The event provided workshops and information booths and offered school supplies and health screenings for students.
But the district has a challenge going into this school year, announcing they're placing a school levy on the November 6th ballot. Jackson says "We have deep and broad support across this community because it is of critical importance to have the resources to implement our plan to educate every Cleveland child."
The levy campaign manager, Blaine Griffin told 19 Action News today that the levy, if passed would essentially cost the average Cleveland home owner about 63 cents a day. Griffin called it an investment, "With all of this construction we have seen in the city of Cleveland, upwards of $7 billion worth of construction, we've done a great job building the infrastructure of this city now we need to make sure we have the right educated work force for this city".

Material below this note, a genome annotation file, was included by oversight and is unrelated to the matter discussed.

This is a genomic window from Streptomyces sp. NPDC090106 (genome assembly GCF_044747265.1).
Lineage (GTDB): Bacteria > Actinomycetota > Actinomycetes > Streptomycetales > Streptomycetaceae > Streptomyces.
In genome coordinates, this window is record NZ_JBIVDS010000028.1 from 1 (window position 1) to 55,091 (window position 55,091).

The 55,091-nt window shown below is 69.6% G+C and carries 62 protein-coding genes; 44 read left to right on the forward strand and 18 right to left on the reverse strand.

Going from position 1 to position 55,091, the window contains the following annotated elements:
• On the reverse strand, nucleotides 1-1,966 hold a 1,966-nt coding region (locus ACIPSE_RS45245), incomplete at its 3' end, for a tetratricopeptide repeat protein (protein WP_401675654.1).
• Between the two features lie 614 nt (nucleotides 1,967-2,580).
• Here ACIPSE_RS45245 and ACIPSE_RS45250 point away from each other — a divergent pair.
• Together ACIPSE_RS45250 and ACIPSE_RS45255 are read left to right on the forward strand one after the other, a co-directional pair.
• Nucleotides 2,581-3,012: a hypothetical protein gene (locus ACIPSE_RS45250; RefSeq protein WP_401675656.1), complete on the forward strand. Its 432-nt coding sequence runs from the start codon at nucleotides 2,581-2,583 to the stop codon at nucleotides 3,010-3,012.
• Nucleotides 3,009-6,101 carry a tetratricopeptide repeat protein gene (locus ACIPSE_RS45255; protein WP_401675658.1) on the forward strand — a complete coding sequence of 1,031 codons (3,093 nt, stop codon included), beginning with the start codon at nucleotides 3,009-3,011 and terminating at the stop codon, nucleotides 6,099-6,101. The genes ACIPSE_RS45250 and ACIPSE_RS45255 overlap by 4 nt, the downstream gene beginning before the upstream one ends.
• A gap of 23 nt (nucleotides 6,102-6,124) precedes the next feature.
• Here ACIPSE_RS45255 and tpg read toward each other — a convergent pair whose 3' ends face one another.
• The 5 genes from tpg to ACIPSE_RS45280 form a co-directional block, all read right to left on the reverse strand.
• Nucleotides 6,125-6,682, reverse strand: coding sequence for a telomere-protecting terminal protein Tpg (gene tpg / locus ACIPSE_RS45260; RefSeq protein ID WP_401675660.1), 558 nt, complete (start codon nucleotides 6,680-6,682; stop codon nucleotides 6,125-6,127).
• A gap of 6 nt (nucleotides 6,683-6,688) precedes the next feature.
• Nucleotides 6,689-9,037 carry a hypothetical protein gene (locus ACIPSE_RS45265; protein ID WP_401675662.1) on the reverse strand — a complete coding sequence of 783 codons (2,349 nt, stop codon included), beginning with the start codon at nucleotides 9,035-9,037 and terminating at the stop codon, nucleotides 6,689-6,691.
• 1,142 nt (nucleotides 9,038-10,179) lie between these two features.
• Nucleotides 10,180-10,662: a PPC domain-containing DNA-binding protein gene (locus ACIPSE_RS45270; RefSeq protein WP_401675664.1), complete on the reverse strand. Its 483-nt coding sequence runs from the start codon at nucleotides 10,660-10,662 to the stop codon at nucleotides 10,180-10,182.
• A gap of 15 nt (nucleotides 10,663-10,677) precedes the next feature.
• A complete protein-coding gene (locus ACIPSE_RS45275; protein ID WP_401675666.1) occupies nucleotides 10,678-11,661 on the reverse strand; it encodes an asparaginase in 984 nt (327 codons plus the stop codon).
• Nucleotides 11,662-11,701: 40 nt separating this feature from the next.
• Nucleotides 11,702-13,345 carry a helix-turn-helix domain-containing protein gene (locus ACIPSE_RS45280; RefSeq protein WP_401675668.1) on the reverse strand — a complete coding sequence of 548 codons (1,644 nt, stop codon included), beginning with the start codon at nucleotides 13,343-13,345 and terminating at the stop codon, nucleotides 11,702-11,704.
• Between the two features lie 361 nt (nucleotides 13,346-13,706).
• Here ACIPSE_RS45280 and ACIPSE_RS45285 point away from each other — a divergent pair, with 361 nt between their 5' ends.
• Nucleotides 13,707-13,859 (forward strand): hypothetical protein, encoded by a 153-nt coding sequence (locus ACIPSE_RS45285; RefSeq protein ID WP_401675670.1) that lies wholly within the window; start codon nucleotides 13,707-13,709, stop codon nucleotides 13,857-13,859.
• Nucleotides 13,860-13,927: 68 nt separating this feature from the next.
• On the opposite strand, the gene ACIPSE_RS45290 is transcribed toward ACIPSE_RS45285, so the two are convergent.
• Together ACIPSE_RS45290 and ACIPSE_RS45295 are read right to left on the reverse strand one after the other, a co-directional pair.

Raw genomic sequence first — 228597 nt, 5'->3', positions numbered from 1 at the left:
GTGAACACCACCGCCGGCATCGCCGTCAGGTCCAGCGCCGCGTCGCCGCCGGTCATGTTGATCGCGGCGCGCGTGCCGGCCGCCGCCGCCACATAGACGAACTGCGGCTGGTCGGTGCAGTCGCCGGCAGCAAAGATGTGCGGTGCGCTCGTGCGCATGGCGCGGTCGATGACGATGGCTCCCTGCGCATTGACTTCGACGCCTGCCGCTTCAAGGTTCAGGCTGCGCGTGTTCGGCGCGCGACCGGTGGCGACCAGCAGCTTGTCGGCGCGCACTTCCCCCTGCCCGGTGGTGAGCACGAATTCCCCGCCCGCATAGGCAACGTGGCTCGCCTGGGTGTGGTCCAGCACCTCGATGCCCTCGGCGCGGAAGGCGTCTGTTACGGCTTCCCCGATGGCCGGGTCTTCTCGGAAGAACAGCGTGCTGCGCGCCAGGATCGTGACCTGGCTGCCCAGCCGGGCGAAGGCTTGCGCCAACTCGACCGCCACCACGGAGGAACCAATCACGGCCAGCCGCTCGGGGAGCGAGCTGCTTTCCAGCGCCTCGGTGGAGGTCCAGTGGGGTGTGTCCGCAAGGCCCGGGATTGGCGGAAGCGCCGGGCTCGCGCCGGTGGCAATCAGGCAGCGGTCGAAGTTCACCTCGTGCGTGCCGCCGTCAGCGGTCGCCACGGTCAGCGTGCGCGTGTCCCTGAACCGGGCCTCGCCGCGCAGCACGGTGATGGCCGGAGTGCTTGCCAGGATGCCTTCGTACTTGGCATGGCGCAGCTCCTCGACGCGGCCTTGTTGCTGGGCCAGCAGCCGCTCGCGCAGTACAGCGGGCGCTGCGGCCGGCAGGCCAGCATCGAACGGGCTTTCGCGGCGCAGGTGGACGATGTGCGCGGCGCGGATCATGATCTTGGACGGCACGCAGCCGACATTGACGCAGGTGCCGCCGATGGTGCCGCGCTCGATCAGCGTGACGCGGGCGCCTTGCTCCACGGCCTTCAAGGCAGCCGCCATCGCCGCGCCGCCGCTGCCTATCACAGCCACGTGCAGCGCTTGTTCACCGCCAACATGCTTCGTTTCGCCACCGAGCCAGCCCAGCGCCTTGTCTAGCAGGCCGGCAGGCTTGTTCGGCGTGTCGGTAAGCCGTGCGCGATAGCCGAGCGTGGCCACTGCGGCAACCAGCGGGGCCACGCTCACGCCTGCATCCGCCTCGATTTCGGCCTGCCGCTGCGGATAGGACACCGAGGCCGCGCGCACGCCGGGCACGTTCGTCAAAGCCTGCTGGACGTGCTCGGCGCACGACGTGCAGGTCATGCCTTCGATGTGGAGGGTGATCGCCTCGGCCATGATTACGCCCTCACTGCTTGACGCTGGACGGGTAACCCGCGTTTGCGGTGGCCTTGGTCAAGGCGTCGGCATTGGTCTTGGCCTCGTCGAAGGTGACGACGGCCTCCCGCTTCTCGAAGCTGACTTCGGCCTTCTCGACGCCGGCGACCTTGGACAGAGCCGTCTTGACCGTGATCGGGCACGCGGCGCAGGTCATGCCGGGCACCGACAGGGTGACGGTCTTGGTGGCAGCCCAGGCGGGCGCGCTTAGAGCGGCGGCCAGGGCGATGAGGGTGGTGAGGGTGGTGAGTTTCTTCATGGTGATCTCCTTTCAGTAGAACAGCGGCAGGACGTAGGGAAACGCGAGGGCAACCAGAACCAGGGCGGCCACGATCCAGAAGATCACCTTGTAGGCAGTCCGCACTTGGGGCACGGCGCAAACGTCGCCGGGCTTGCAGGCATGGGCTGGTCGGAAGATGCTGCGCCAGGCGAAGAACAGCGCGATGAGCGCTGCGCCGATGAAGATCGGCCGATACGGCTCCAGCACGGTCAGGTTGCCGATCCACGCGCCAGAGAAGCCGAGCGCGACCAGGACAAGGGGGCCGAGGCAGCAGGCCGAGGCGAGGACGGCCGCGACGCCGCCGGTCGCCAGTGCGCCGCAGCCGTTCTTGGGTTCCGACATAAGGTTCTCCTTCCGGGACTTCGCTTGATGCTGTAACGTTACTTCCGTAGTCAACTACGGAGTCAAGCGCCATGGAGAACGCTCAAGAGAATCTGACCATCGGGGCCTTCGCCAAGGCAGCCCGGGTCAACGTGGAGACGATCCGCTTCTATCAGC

"I am confident we can win this vote with this showing of broad-based support," Mayor Jackson said earlier this week. "The citizens of Cleveland can be completely assured that this plan is the right one at the right time to educate our children. We are here for the children."
Michael Aaron has four children in Cleveland Schools and is in favor of the levy, saying "that's our future, that's who's going to take care of us." He added that he is concerned about all the "teachers who have been let go", saying, "I'm trying to figure out if I should home school my kids because the Cleveland schools are too crowded."
Griffin said his own children are in crowded classes with about 44 kids and said "We have to do the right thing. We can't allow children and our investment in the future to go by the wayside."
Kali Hatten, who will be a 5th grader this year at Cleveland School of The Arts, may have said it best when he told 19 Action News, "yeah, because we're called the Cleveland School of The Arts and it wouldn't make any sense because the art teachers are gone now."